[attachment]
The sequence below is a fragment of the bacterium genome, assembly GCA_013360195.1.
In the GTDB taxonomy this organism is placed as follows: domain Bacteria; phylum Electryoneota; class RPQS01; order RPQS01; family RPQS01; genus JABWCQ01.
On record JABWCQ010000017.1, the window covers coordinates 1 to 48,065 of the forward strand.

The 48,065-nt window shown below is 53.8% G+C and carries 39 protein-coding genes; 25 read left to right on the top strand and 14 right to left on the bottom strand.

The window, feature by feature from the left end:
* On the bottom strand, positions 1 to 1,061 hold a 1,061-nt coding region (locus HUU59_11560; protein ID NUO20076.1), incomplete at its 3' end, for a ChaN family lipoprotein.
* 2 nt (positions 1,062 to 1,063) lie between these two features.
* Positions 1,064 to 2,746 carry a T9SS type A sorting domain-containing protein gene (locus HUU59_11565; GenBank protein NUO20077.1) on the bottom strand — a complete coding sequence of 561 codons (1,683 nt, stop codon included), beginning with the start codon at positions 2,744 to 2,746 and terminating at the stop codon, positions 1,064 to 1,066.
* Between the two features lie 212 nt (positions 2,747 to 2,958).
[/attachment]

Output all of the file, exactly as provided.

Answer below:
The sequence below is a fragment of the bacterium genome, assembly GCA_013360195.1.
In the GTDB taxonomy this organism is placed as follows: domain Bacteria; phylum Electryoneota; class RPQS01; order RPQS01; family RPQS01; genus JABWCQ01.
On record JABWCQ010000017.1, the window covers coordinates 1 to 48,065 of the forward strand.

The 48,065-nt window shown below is 53.8% G+C and carries 39 protein-coding genes; 25 read left to right on the top strand and 14 right to left on the bottom strand.

The window, feature by feature from the left end:
* On the bottom strand, positions 1 to 1,061 hold a 1,061-nt coding region (locus HUU59_11560; protein ID NUO20076.1), incomplete at its 3' end, for a ChaN family lipoprotein.
* 2 nt (positions 1,062 to 1,063) lie between these two features.
* Positions 1,064 to 2,746 carry a T9SS type A sorting domain-containing protein gene (locus HUU59_11565; GenBank protein NUO20077.1) on the bottom strand — a complete coding sequence of 561 codons (1,683 nt, stop codon included), beginning with the start codon at positions 2,744 to 2,746 and terminating at the stop codon, positions 1,064 to 1,066.
* Between the two features lie 212 nt (positions 2,747 to 2,958).